Matthew Burton

Author: matt (page 1 of 4)

Government service is a civic duty

The Internet has changed what it means to be a citizen. Our voices used to be heard merely through voting and the occasional letter. Now, our voices are heard through voting, and getting others to vote. Raising money, and tracking where others get their money. Building civic technologies that let citizens more easily consume government services, and pushing government to be more transparent in its own operations. Without the Internet, “Yes we can” would not exist.

But there’s danger in that phrase. I’ve seen this phrase make people optimistic, and that’s great. But I’ve also seen it make them think the Internet makes their job easy—that democratic participation in the 21st Century = voting + clicking; that truly getting your hands dirty in civics means going to a open data hackathon; and that the Internet is our most powerful weapon in ensuring our government works for us. That’s bad.

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Why designers are more important to government than coders, or: Democracy is a design problem*

I recently said** that designers were more important to successful government than coders are. This statement got a pretty vigorous response from coders:

‘Cause picking the right shade of #0000ff is much more important than an efficient backend.

Definitely. Who cares whether something works, so long as it’s painted a nice colour? ;-)

designers are not more or less important. that is silly. they’re equally important

Design is not the act of making web sites pretty.*** It is the craft of using various tools to encourage a certain outcome or behavior, and its work is driven by countless hours of research and testing in pursuit of the perfect design. This process plays a huge role in shaping the consumer’s world. The same should be true of the citizen’s world. After all, government is just a set of products designed to protect and improve our society. Instead of entertainment or home furnishings, government produces services, rules, and incentives. A speed limit is designed to encourage safe driving; its tools are visual (signs) and psychological (the threat of a speeding ticket). A law that ties school funding to standardized test scores is designed to motivate better school performance.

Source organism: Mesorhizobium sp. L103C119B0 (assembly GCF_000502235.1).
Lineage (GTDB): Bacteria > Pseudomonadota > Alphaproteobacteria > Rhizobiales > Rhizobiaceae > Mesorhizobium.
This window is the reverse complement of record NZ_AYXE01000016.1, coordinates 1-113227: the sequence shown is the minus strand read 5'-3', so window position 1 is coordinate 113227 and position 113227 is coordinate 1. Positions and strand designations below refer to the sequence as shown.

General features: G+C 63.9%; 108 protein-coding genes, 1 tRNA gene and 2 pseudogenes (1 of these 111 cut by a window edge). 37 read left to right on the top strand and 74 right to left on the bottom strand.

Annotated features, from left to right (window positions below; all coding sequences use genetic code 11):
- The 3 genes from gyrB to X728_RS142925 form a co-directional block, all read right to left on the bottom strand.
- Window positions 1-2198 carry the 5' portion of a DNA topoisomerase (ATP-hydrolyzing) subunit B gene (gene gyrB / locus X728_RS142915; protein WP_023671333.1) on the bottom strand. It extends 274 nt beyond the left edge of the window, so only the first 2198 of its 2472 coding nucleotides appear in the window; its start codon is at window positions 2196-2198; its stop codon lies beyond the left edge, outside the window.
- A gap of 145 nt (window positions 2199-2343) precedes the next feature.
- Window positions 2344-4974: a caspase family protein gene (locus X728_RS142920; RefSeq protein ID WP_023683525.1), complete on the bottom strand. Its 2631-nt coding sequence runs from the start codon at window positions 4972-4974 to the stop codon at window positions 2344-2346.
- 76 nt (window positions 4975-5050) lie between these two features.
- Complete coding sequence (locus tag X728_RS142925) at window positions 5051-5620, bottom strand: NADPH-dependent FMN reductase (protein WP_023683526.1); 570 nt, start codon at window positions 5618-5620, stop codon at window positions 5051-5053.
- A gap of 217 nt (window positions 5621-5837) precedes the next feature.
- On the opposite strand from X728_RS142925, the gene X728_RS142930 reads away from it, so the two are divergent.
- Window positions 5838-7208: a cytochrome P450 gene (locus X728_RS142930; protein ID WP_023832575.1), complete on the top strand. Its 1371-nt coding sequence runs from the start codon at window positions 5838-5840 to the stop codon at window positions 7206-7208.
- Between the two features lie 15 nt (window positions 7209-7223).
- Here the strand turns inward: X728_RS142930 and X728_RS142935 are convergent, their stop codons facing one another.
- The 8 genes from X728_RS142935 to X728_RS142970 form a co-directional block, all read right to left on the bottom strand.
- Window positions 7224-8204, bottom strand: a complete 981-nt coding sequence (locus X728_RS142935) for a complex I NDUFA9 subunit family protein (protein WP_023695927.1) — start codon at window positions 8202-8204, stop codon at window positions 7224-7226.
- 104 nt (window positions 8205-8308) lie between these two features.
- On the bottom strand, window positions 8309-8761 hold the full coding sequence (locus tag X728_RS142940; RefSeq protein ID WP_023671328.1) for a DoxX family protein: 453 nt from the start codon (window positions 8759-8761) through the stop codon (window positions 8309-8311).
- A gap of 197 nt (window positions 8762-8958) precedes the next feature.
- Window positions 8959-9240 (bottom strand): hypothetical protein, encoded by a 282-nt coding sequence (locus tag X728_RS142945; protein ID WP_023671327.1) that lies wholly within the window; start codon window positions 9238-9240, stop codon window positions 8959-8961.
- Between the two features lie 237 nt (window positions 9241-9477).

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Five startup ideas you are free to use (but if you do, you should totally ask me to do it with you)

1. My to-do list model

2. A community-based checklist-making tool. Inspired by The Checklist Manifesto, this site would give you basic tools to build checklists for processes you do in daily life. Those processes could be anything from building a server to cooking a steak. Checklists would be private, but if you’re really proud of your steak cooking process, you could make it available to the rest of the community. Perhaps such lists would be openly editable like Stack Overflow, to continuously update popular lists with the very latest best practices.

3. Remake Vark. Vark was one of my all-time favorite online tools. Then Google bought it and promptly killed it. I think it was ahead of its time. Maybe the time has come to retest the market. (But I would use the web instead of IM as the medium. It’s a richer experience, a lower barrier for non-savvy users, and a less annoying means of delivering ads.)

4. I’m surprised no one has built (to my knowledge) a better, stand-alone version of Campfire. I think synchronous chat is a really underrated means of communication and collaboration. It’d be really nifty if GitHub plugged such a thing into its Enterprise product.

5. I’m surprised that distributed live support hasn’t caught on more with online merchants. Existing customers already help merchants sell their products by leaving reviews. Just about every online store lets customers leave reviews, ostensibly because the content gives potential buyers the confidence to follow through with their purchase. Why not take this a step further and enlist your avid customers as sales agents? If someone is considering buying a pair of jeans, they have lots of questions: fit, care, shade, durability. Providing answers from the mouth of a similar person is probably more effective and cheaper. You could build a network of such shoppers who want to earn commissions by helping other shoppers in real-time, and let merchants easily plug your technology into their site.